HOUSE prices in areas surrounding Celtic and Rangers football grounds have plunged over the past decade.

Property prices near Parkhead have fallen by 14 per cent since 2008, while Ibrox prices have decreased by eight per cent.

Along with St Mirren, where there has also been a 14 per cent drop, the three stadiums are the only Premiership grounds in Scotland where average house prices are under £100,000.

Research by Bank of Scotland found that house prices near to Motherwell, Hamilton Academical and Hibernian grounds have increased by over a fifth.

But near Celtic Park, the average house price currently stands at £97,810.

Close to Ibrox, the average home sells for around £88,572 - in comparison to £148,274 in Motherwell.

The Parkhead stadium is located in the heart of the area designated to benefit from the Commonwealth legacy.

As previously reported by the Evening Times, some 400 new posts were supposed to be created at a major new shopping and hotel complex next to the new velodrome and Emirates Arena.

Initially scheduled to open in time for the Games, the project collapsed in a legal row between developers and Glasgow City Council.

A report by the Scottish Government later found that transport improvements had been made during the Games and there was increase in neighbourhood satisfaction and environmental quality following the event.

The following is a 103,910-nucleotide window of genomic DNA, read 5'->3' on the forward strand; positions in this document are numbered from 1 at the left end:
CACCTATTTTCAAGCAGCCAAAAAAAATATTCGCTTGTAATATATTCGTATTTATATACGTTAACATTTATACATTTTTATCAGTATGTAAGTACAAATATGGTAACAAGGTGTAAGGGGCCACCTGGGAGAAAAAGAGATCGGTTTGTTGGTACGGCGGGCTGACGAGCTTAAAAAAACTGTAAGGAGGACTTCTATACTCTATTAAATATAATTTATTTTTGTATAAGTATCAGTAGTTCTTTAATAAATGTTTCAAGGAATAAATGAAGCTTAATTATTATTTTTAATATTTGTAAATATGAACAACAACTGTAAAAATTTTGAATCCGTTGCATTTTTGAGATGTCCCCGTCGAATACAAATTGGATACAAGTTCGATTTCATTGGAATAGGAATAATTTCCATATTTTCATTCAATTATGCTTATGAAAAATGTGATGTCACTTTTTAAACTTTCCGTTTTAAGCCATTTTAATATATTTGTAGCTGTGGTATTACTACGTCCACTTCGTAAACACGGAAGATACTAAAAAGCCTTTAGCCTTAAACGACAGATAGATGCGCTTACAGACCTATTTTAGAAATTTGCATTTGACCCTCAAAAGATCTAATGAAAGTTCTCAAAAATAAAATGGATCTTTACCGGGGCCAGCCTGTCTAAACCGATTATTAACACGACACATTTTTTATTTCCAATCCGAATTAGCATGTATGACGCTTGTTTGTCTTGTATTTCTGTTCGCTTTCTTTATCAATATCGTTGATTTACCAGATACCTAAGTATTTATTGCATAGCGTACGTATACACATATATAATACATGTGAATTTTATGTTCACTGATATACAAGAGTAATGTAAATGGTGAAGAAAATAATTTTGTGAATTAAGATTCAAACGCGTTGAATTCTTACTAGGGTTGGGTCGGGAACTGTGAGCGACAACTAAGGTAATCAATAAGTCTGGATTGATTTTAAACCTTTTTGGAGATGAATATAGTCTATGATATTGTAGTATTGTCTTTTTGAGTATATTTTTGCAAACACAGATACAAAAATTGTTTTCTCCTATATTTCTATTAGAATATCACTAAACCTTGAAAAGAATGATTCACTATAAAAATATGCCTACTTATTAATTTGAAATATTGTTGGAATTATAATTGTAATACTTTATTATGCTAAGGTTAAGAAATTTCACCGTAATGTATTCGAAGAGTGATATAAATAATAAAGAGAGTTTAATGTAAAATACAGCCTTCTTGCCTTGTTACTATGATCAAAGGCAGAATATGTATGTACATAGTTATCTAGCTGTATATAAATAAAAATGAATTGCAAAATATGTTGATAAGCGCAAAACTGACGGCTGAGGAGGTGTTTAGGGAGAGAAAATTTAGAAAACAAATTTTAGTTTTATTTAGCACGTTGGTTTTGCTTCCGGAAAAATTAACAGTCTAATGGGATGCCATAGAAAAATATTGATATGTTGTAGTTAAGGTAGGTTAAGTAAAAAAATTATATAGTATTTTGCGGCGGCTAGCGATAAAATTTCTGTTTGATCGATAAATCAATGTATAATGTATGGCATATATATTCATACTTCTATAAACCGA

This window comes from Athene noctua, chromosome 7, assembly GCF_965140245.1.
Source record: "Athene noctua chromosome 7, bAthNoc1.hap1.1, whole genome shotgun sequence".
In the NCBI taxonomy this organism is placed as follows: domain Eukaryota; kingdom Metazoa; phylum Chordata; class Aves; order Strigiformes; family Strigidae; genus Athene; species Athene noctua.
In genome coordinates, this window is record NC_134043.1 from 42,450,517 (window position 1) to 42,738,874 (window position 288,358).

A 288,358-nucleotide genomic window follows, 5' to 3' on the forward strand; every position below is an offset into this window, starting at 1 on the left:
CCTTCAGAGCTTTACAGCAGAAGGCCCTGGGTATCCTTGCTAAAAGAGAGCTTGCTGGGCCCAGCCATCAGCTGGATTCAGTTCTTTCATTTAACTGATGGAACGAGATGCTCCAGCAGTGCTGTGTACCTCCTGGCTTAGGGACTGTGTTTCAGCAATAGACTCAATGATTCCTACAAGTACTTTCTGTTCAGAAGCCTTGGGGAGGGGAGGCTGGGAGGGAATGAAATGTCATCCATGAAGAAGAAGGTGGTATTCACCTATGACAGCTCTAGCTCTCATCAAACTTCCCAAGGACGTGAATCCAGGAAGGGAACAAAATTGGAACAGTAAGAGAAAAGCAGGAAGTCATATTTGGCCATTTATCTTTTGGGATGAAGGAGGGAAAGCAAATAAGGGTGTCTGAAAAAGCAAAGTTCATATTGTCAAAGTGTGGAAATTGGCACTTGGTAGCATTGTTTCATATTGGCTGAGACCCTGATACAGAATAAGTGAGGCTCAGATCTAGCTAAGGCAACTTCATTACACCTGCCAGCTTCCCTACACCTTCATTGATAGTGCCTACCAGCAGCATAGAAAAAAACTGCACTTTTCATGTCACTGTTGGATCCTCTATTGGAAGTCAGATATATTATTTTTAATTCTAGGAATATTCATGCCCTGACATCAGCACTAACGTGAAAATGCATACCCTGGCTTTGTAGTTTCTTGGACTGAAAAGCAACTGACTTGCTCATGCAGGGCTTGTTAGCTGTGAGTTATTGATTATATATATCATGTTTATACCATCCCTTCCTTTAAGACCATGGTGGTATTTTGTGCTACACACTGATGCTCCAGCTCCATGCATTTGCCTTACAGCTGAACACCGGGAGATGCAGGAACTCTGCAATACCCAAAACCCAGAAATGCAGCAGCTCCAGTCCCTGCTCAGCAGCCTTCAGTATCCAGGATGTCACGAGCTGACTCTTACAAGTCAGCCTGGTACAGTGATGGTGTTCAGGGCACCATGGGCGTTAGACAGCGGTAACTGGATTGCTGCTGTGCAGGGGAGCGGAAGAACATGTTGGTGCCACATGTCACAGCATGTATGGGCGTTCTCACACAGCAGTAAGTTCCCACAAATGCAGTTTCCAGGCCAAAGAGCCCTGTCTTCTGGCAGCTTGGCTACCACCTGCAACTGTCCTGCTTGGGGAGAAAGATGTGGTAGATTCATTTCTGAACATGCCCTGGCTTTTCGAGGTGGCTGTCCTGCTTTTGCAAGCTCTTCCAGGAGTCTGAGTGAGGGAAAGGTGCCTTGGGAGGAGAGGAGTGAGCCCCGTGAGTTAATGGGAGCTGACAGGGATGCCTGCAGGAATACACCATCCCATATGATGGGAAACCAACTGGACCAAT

Ibrox was also expected to benefit from the Commonwealth Games but little has transpired.

In order to meet rising demand for housing in the Ibrox and Govan area, a development of 152 new homes on a derelict site, bounded by Broomloan Road, Skene Road and Paisley Road West was given the green light back in 2016.

But the lack of amenities has been linked to falling house prices.

Industry expert Marc Taylor, founding director at Tay Letting which lets more than 700 properties across the city, said: “When it comes to buying a home, local amenities, convenient transport links and good schools will always be the most important factors.

“Proximity to a stadium is fairly inconsequential in comparison.

“It’s a very exciting time for the property market in Glasgow and there’s definitely potential for growth around Parkhead and Ibrox in the next few years. “

Graham Blair, Mortgages Director at Bank of Scotland added: “Living next to a Scottish Premiership ground will always hold appeal for loyal fans. However some supporters will need to fork out more than others to live near their team’s home ground.

“For example, Hibs fans will need considerably more than Celtic or Rangers fans for a home where they can hear the match day buzz.

“Football will always be well loved in Scotland, and given that house price rises near some of our Premiership stadiums have far outstripped house prices in the rest of the country, it seems that those who live near the stadiums at the moment could be in luck if they ever decided to move home.”